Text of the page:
Metrics provide a near real-time stream of data, informing operators and stakeholders about the functions the system is performing as well as its health. Unlike logging and tracing, metric data tends to be more efficient to transmit and store.
Metric collection approaches fall into two broad categories: push metrics & pull metrics. Push metrics means that the originating component sends the data to a remote service or agent. Azure Monitor and Etsy's statsd are examples of push metrics. Some strengths with push metrics include:
- Only require network egress to the remote target.
- Originating component controls the frequency of measurement.
- Simplified configuration as the component only needs to know the destination of where to send data.
Some trade-offs with this approach:
- At scale, it is much more difficult to control data transmission rates, which can cause service throttling or dropping of values.
- Determining if every component, particularly in a dynamic scale environment, is healthy and sending data is difficult.
In the case of pull metrics, each originating component publishes an endpoint for the metric agent to connect to and gather measurements. Prometheus and its ecosystem of tools are an example of pull style metrics. Benefits experienced using a pull metrics setup may involve:
- Singular configuration for determining what is measured and the frequency of measurement for the local environment.
- Every measurement target has a meta metric related to if the collection is successful or not, which can be used as a general health check.
- Support for routing, filtering and processing of metrics before sending them onto a globally central metrics store.
Items of concern to some may include:
- Configuring & managing data sources can lead to a complex configuration. Prometheus has tooling to auto-discover and configure data sources in some environments, such as Kubernetes, but there are always exceptions to this, which lead to configuration complexity.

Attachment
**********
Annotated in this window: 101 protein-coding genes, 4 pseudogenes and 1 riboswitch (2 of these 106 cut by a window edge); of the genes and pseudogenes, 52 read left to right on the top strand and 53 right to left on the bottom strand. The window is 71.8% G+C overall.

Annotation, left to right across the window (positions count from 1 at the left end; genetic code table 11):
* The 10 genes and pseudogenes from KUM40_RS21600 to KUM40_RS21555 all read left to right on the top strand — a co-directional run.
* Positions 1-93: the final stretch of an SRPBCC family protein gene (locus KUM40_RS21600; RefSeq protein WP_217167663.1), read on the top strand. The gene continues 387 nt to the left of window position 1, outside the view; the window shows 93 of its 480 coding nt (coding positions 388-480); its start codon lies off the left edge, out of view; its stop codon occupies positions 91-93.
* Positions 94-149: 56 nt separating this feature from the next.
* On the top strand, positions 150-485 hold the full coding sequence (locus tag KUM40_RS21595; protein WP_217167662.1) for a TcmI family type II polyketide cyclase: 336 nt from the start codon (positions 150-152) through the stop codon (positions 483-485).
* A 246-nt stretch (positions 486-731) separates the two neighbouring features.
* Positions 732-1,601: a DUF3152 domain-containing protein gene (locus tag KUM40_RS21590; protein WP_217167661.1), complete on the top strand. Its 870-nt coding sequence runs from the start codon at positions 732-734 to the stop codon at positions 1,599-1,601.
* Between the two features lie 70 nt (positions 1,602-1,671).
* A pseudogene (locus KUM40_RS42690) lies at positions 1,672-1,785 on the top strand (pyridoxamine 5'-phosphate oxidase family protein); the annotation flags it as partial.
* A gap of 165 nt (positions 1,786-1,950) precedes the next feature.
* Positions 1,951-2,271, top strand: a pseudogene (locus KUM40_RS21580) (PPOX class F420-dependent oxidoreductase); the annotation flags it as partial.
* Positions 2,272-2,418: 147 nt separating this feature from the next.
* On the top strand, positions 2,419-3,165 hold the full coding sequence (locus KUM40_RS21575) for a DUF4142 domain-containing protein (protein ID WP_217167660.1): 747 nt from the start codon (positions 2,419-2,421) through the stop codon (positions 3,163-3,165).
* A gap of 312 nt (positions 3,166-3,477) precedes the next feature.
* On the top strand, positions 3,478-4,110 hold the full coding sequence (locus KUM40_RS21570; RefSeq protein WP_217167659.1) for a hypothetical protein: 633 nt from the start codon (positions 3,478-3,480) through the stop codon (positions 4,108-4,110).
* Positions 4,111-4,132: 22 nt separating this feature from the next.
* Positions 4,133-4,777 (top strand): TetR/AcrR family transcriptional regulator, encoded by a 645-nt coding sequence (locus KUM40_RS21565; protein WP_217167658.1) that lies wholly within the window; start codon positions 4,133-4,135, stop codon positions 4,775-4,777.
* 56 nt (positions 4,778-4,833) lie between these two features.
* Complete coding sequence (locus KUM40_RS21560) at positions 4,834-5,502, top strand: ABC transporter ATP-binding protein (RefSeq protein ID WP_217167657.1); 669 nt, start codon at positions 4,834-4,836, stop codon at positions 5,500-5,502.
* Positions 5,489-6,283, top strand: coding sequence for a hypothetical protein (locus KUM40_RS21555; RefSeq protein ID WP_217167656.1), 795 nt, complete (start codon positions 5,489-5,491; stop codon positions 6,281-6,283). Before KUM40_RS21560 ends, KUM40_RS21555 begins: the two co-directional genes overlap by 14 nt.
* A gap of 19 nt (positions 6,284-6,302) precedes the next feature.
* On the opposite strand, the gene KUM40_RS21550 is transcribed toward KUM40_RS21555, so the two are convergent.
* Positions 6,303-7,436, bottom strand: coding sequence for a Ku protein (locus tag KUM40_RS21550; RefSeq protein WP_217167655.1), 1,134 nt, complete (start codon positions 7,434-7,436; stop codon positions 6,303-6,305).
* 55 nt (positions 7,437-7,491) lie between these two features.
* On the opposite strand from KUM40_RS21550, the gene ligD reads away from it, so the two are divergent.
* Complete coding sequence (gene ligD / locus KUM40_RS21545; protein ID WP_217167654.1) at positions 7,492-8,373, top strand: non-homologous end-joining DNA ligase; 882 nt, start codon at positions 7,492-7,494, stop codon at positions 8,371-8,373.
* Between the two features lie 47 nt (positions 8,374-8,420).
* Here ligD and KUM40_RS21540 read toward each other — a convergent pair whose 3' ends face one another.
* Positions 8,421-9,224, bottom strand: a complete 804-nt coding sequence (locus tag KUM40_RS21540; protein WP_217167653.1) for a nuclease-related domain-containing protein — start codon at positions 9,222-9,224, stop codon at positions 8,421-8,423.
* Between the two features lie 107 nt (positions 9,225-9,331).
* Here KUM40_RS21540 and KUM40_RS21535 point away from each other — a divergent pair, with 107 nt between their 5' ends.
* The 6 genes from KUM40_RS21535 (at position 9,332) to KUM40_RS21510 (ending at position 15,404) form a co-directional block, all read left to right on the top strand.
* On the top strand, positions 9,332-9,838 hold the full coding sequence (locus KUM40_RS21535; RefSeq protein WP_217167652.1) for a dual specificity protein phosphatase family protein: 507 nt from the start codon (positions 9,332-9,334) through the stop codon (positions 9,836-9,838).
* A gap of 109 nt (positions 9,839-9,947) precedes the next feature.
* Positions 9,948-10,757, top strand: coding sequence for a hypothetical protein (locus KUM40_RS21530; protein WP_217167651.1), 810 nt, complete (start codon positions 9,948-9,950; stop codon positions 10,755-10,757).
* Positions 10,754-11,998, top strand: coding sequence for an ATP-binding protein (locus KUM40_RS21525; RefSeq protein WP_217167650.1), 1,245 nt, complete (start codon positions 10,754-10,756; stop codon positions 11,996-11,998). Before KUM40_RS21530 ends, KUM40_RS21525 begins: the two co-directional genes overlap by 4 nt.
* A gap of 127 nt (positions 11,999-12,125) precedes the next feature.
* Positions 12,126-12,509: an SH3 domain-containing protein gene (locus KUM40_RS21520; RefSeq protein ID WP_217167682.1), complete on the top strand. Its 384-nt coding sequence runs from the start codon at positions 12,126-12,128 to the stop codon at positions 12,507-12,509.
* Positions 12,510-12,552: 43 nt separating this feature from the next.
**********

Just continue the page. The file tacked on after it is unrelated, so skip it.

- Network configuration may add further complexity if firewalls and other ACLs need to be managed to allow connectivity.
When should I use metrics instead of logs?
Logs vs Metrics covers some high level guidance on when to utilize metric data and when to use log data. Both have a valuable part to play in creating observable systems.
What should be tracked?
System critical measurements that relate to the application/machine health, which are usually excellent alert candidates. Work with your engineering and devops peers to identify the metrics, but they may include:
- CPU and memory utilization.
- Request rate.
- Queue length.
- Unexpected exception count.
- Dependent service metrics like response time for Redis cache, Sql server or Service bus.
Important business-related measurements, which drive reporting to stakeholders. Consult with the various stakeholders of the component, but some examples may include:
- Jobs performed.
- User Session length.
- Games played.
- Site visits.
Modern metric systems today usually define a single time series metric as the combination of the name of the metric and its dictionary of dimension labels. Labels are an excellent way to distinguish one instance of a metric, from another while still allowing for aggregation and other operations to be performed on the set for analysis. Some common labels used in metrics may include:
- Container Name
- Host name
- Code Version
- Kubernetes cluster name
- Azure Region
Note: Since dimension labels are used for aggregations and grouping operations, do not use unique strings or those with high cardinality as the value of a label. The value of the label is significantly diminished for reporting and in many cases has a negative performance hit on the metric system used to track it.
- Azure Monitor - Umbrella of services including system metrics, log analytics and more.
- Prometheus - A real-time monitoring & alerting application. It's exposition format for exposing time-series is the basis for OpenMetrics's standard format.
- Thanos - Open source, highly available Prometheus setup with long term storage capabilities.
- Cortex - Horizontally scalable, highly available, multi-tenant, long term Prometheus.
- Grafana - Open source dashboard & visualization tool. Supports Log, Metrics and Distributed tracing data sources.